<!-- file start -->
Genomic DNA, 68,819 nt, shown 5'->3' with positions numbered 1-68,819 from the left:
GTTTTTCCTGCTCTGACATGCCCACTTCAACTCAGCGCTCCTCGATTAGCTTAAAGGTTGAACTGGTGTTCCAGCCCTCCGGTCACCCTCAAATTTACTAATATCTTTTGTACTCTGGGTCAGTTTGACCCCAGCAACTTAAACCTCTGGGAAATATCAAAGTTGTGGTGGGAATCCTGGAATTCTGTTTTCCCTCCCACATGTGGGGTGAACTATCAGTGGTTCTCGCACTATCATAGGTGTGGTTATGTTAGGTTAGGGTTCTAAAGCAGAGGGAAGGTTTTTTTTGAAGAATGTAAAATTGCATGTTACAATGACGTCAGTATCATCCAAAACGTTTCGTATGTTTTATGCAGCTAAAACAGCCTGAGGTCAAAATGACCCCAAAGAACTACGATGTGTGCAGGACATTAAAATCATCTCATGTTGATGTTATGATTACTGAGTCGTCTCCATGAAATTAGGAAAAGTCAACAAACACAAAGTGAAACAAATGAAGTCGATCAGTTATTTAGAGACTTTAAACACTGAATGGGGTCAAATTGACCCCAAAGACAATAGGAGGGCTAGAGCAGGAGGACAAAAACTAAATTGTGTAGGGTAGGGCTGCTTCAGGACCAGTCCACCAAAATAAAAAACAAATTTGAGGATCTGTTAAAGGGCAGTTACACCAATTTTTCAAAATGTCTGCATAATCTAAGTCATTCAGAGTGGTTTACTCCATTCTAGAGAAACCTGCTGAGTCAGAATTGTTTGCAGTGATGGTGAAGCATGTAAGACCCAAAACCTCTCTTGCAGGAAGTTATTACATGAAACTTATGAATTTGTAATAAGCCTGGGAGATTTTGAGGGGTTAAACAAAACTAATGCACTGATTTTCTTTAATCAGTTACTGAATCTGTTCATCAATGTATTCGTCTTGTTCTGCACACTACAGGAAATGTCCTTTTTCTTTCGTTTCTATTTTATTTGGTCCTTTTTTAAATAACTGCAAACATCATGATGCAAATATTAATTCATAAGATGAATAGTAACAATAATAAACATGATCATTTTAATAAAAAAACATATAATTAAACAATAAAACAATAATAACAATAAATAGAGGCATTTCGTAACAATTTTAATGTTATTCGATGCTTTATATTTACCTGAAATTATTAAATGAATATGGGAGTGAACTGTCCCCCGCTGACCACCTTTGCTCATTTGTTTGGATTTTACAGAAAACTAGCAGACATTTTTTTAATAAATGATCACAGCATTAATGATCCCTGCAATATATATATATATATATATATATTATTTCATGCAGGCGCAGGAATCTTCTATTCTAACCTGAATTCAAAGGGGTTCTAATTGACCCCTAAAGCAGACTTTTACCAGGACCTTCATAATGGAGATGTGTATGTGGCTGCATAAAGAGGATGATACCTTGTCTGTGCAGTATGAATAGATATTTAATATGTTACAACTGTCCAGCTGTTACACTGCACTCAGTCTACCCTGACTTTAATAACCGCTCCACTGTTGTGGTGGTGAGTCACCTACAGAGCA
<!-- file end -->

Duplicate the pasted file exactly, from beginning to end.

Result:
Genomic DNA, 68,819 nt, shown 5'->3' with positions numbered 1-68,819 from the left:
GTTTTTCCTGCTCTGACATGCCCACTTCAACTCAGCGCTCCTCGATTAGCTTAAAGGTTGAACTGGTGTTCCAGCCCTCCGGTCACCCTCAAATTTACTAATATCTTTTGTACTCTGGGTCAGTTTGACCCCAGCAACTTAAACCTCTGGGAAATATCAAAGTTGTGGTGGGAATCCTGGAATTCTGTTTTCCCTCCCACATGTGGGGTGAACTATCAGTGGTTCTCGCACTATCATAGGTGTGGTTATGTTAGGTTAGGGTTCTAAAGCAGAGGGAAGGTTTTTTTTGAAGAATGTAAAATTGCATGTTACAATGACGTCAGTATCATCCAAAACGTTTCGTATGTTTTATGCAGCTAAAACAGCCTGAGGTCAAAATGACCCCAAAGAACTACGATGTGTGCAGGACATTAAAATCATCTCATGTTGATGTTATGATTACTGAGTCGTCTCCATGAAATTAGGAAAAGTCAACAAACACAAAGTGAAACAAATGAAGTCGATCAGTTATTTAGAGACTTTAAACACTGAATGGGGTCAAATTGACCCCAAAGACAATAGGAGGGCTAGAGCAGGAGGACAAAAACTAAATTGTGTAGGGTAGGGCTGCTTCAGGACCAGTCCACCAAAATAAAAAACAAATTTGAGGATCTGTTAAAGGGCAGTTACACCAATTTTTCAAAATGTCTGCATAATCTAAGTCATTCAGAGTGGTTTACTCCATTCTAGAGAAACCTGCTGAGTCAGAATTGTTTGCAGTGATGGTGAAGCATGTAAGACCCAAAACCTCTCTTGCAGGAAGTTATTACATGAAACTTATGAATTTGTAATAAGCCTGGGAGATTTTGAGGGGTTAAACAAAACTAATGCACTGATTTTCTTTAATCAGTTACTGAATCTGTTCATCAATGTATTCGTCTTGTTCTGCACACTACAGGAAATGTCCTTTTTCTTTCGTTTCTATTTTATTTGGTCCTTTTTTAAATAACTGCAAACATCATGATGCAAATATTAATTCATAAGATGAATAGTAACAATAATAAACATGATCATTTTAATAAAAAAACATATAATTAAACAATAAAACAATAATAACAATAAATAGAGGCATTTCGTAACAATTTTAATGTTATTCGATGCTTTATATTTACCTGAAATTATTAAATGAATATGGGAGTGAACTGTCCCCCGCTGACCACCTTTGCTCATTTGTTTGGATTTTACAGAAAACTAGCAGACATTTTTTTAATAAATGATCACAGCATTAATGATCCCTGCAATATATATATATATATATATATATTATTTCATGCAGGCGCAGGAATCTTCTATTCTAACCTGAATTCAAAGGGGTTCTAATTGACCCCTAAAGCAGACTTTTACCAGGACCTTCATAATGGAGATGTGTATGTGGCTGCATAAAGAGGATGATACCTTGTCTGTGCAGTATGAATAGATATTTAATATGTTACAACTGTCCAGCTGTTACACTGCACTCAGTCTACCCTGACTTTAATAACCGCTCCACTGTTGTGGTGGTGAGTCACCTACAGAGCA